While a lot of people would be happy to continue that work from home life indefinitely, others might struggle with maintaining a sense of routine or calm before getting the day started. (Yes, even 10 months into the pandemic.) If you're going into work, too, there's no better time than the present to refresh what works to get you going in the morning. A
simple morning stretching routine can help to combat the aches and pains of a 9-5 (or 10-6, or 5 to midnight) as well as getting your day started on the right foot.
“A great morning stretching routine is one that you can maintain consistency with, and there are many that you can do from the comfort of your own bed,” says
Lindsay McClelland, an ERYT-200 certified yoga instructor in Charlotte, North Carolina. A stretching routine doesn't have to be a whole to-do, either. “Don't think about it being a full hour-long yoga class; instead carve out five to 10 minutes that you can do on a regular basis,” McClelland adds.
Read on for a few ideas for
morning stretch routines that you can do before starting the coffee, getting a workout in, and getting your day started. Gentle Neck Rolls
“Sometimes we sleep in awkward positions, compounded with the "tech neck" many of us are facing from constant Zoom meetings, which makes this exercise really important,” McClelland says. Tuck your chin into your chest and gently roll your neck from side to side for 30 seconds to one minute, or five or six times on each side.
Still sitting in a comfortable position, take some side bends. Reach one arm over to one side, plant your hand, then take the other arm overhead for a deep side bend. You can play with your neck position here too by gently rocking your chin to your shoulder and back.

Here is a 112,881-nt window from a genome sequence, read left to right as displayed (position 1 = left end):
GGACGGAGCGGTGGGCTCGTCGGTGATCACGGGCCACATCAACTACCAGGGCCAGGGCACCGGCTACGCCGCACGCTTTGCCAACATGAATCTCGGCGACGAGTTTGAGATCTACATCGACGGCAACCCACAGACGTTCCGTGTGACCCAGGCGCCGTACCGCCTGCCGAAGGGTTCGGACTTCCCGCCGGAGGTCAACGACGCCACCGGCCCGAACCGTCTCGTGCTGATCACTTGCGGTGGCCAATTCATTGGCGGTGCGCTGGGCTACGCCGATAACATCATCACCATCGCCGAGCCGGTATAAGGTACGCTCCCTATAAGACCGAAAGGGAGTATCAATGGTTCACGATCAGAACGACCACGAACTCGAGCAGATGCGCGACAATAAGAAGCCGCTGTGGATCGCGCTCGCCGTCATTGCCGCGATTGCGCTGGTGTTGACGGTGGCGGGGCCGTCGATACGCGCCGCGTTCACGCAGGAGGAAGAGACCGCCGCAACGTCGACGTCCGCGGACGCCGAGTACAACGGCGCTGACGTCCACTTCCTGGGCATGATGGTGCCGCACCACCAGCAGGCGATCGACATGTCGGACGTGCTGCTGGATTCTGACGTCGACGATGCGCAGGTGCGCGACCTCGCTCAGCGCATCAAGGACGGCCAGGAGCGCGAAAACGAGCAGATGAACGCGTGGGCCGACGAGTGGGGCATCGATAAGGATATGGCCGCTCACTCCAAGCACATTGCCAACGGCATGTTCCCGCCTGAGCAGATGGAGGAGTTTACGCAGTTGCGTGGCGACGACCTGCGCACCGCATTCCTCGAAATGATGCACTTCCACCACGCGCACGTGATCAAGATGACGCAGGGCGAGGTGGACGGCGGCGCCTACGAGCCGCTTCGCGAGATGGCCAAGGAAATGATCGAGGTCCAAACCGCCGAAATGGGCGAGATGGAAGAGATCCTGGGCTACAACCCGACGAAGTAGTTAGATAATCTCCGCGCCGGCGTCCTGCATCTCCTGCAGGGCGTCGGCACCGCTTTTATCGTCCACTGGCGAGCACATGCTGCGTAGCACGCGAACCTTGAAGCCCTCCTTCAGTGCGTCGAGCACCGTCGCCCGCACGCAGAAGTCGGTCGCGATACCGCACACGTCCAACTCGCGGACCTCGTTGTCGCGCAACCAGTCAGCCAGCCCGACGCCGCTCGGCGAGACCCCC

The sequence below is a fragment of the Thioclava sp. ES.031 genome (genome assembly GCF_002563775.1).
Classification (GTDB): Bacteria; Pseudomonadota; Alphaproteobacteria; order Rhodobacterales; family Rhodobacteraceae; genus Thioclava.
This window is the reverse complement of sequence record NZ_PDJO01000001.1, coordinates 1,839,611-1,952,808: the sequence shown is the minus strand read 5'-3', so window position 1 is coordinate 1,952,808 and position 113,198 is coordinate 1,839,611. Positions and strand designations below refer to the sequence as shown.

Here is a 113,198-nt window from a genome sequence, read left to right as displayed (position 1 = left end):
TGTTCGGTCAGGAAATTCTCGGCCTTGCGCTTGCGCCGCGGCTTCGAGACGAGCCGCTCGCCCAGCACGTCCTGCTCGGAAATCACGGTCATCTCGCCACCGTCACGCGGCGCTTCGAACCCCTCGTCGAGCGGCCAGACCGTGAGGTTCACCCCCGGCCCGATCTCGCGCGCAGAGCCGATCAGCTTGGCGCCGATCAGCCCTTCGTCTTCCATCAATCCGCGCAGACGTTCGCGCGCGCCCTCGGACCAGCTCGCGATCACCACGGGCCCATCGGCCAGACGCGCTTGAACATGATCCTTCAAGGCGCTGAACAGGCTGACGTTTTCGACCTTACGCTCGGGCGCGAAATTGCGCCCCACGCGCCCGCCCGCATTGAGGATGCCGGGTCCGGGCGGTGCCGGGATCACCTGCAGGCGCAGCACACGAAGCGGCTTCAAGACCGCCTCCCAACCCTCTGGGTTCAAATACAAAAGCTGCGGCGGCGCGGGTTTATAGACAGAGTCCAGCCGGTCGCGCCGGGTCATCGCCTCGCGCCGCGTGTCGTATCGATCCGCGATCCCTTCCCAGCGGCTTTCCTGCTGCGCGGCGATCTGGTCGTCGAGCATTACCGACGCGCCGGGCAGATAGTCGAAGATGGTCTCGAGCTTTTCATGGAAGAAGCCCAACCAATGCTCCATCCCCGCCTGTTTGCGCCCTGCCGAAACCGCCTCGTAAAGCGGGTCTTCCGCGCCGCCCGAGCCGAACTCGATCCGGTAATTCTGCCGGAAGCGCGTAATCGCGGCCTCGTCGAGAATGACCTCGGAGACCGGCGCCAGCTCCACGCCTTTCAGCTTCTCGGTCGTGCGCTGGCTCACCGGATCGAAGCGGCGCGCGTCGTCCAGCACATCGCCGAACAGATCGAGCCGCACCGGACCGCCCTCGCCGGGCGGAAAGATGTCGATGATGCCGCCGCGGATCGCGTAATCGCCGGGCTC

This movement can help get your digestive system going and bring some motion to your body, McClelland says. Just take your hand to the opposite knee or thigh and bring the other hand behind you for support. Spend a few breaths on each side.
Another great exercise for first thing in the morning is cat-cows, McClelland says. These can be done from all fours, or do these from a seat in bed by bringing hands to thighs or knees. Arch your back to look up as you breathe in, and then tuck your chin and hollow your body to push your spine behind you as you breathe out.
Dr. Chad Walding, DPT, a physical therapist and co-founder of
NativePath, a nutritional supplement brand, recommends press-ups to help relieve back pain caused by sitting too long and poor posture.
Lay face-down on a firm surface, legs fully extended, with the tops of your feet resting on the floor. Place your hands next to your shoulders, fingers pointing forward, and your elbows tight against your body. Completely relax your body – especially your lower back, glutes, and legs. With your hands directly under your shoulders, inhale deeply through your nose, and fully extend your arms as you gently press up as far as you can comfortably go. Keep the insides of your elbows facing inward towards your body. Hold for a few seconds. As you exhale through your mouth, try to find even more ease in your body. Remember to keep your back, glutes, and legs completely relaxed. Gently bend your elbows as you lower your chest to the floor. Repeat this stretch 10 times.
Dr. Walding also recommends “dead bugs” to help strengthen your core while teaching you how to stabilize your pelvis when moving.
Lay with a flat back on the ground and your arms and legs in a reverse tabletop. Gently stretch out your right arm directly behind your head and left leg straight out. Make sure your back remains flat on the ground and return your arm and leg back to neutral. Repeat on the other side for 10 reps on each side.
Dr. Walding, who is also a
YOGABODY coach, recommends the following “box breathing” three-minute routine to start your day with a sense of calmness: just inhale for five seconds, hold for five, exhale for five, and hold for another five. Repeat until you feel the calm throughout your entire body. Forward Folds
Finish your morning routine off with a simple forward fold, either from a seat or standing, McClelland says. “Just take your time and be gentle with your body, as your hamstrings are likely to be tighter in the morning.”
Sources: Lindsay McClelland, an ERYT-200 certified yoga instructor Dr. Chad Walding, DPT, a physical therapist and co-founder of NativePath
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